Foreign hostages become Lucrative Business for the Iranian Regime

ByAmir Basiri

The Iranian Human Rights activist, Amir Basiri has written an article in Washington Examiner expressing how taking hostages is a lucrative business for Iran. He said: “Foreign nationals and people of dual nationalities in Iran now have more reason to fear being arrested and incarcerated by security forces. That’s because the ruling regime now has more incentive to take hostages and ransom them to their respective countries for handsome amounts.”
That has happened, he explained because the West has not succeeded in addressing the Iranian regime’s dangerous and evil behavior. The West has given concession after concession and in January this year the U.S. government and the mullahs’ regime “performed a prisoner swap, which also involved Washington paying $1.7 billion in hard cash to Tehran, including $400 million that was forked over to Iran on the same day that the American hostages were released”.
Obama’s administration say that the payment was not a ransom and was nothing to do with the prisoner exchange, however, others do not agree – including members of Congress. It appears that Iranian officials do not agree either. They boasted at the time and have now upped their game when it comes to taking hostages to get more money from Western counterparts.
Recently the Iranian regime has increased the number of arrests of foreigners visiting Iran. Since the prisoner swap, there have been at least six dual-national Iranians that have been detained, and some have been handed prison sentences for false charges of acting against the country’s interests. However, Basiri points out that none of them are current or former activists against the regime – they are in fact simply “bargaining chips.” That just goes to show the level of corruption in the regime.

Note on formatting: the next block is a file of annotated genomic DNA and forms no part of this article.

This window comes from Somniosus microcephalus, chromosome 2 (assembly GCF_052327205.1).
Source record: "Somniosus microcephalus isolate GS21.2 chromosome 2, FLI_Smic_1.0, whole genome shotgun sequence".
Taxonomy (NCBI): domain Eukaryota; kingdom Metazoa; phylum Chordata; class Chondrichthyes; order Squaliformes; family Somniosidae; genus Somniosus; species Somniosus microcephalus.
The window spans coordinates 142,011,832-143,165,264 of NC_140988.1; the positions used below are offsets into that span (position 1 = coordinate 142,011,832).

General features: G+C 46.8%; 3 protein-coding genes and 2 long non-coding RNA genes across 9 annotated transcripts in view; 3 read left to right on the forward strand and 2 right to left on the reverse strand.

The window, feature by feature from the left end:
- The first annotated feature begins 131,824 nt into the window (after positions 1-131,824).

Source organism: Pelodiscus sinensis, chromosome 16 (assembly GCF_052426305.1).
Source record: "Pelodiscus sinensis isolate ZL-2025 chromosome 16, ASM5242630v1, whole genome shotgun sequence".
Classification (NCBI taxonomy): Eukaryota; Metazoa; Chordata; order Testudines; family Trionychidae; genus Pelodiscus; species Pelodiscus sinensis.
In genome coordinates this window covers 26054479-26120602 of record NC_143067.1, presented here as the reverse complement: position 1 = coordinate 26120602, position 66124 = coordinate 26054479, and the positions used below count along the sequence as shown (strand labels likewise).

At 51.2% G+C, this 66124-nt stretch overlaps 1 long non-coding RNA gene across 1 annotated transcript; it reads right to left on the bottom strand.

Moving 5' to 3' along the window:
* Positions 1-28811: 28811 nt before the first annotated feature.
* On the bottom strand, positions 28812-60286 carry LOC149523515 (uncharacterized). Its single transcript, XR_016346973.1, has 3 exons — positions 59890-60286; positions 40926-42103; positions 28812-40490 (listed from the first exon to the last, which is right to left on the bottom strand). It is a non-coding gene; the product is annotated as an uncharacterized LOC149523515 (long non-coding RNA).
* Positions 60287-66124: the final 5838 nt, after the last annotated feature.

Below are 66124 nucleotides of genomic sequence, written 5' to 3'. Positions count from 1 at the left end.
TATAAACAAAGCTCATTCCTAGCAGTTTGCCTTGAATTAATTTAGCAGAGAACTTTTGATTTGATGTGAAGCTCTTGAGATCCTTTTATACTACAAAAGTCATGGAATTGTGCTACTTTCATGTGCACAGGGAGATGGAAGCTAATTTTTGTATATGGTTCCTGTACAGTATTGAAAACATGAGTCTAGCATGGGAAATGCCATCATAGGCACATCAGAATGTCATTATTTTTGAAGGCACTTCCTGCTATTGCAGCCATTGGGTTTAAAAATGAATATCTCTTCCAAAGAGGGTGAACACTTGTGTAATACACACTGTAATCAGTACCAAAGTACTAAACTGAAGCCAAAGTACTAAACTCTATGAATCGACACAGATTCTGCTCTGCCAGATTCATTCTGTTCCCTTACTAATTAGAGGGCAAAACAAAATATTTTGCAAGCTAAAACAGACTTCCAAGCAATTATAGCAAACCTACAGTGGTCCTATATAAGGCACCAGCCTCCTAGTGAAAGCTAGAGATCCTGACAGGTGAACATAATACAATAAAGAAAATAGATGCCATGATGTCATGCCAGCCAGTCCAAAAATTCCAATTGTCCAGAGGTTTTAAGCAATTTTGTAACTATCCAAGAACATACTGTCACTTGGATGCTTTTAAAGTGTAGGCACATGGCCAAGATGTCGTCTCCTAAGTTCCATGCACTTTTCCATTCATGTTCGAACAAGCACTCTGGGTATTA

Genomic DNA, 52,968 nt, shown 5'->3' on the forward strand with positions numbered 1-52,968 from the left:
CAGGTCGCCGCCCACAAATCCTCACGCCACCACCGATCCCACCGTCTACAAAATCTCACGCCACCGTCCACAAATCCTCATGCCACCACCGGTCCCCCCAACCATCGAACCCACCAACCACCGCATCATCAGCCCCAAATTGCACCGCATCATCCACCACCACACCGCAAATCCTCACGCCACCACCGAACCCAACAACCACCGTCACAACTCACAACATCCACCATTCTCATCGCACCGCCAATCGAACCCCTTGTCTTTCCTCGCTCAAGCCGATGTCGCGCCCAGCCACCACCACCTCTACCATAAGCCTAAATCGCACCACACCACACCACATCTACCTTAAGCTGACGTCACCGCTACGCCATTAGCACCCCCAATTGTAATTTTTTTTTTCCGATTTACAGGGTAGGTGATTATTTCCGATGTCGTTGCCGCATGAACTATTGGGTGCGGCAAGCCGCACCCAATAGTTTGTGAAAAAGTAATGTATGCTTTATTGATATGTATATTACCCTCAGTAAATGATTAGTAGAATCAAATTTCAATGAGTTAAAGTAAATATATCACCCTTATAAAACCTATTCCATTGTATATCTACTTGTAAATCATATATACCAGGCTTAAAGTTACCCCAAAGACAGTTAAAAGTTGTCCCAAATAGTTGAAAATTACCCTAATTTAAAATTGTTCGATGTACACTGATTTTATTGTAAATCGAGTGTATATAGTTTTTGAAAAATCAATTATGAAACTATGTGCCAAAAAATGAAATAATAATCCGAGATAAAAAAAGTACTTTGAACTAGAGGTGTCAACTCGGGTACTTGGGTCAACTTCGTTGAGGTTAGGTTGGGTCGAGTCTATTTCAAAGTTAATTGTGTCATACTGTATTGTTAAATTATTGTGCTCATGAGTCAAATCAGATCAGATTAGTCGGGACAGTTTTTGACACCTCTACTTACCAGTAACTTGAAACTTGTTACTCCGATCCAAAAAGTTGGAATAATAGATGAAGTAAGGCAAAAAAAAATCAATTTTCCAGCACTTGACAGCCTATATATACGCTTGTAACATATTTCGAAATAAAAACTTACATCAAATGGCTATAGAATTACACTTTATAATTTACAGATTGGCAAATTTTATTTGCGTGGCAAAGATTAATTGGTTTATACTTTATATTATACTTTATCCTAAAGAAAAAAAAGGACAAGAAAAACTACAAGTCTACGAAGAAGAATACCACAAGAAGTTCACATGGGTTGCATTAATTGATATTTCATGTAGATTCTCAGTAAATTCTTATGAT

January’s ransom seems to have whetted the regime’s appetite for more funds. Sources close to the Iranian regime have said that Iran’s ransom demands could go up to $2 billion.
Speaking about the human rights abuses in Iran, Basiri said that tens of thousands of people had been executed without a fair trial in the country. The United Nations has described the state of conditions in Iran as extremely worrying. Executions have been going on for a long time, and the country’s track record indicates that nothing is going to change anytime soon.
He said that U.S. administrations have tried to deal with the human rights issue. For example, the Iran-Contra affair in which the Reagan administration negotiated the release of American hostages held by Hezbollah (the Iranian regime’s proxy in Lebanon) in exchange for an arms deal. Although the hostages were released, it did not stop them taking more after the deal.
“History is repeating itself — perhaps in a much more dangerous way — and incentivized by the lack of firmness toward its trampling of international laws and human principles; the Iranian regime is continuing to arrest and incarcerate foreign nationals to strengthen its hand in its interactions with its counterparts and peers.”
He adds: “Only a firm policy can steer the Iran policy in the right direction — one that does not overlook any of Tehran’s misdeeds, and holds the Iranian regime to account for the crimes it has committed against its people and across the world. The next U.S. president will have a chance to adopt the right approach and show some backbone and determination. In the meantime, lives will be hanging in the balance.”

Amir Basiri
Amir Basiri
Human Rights Activist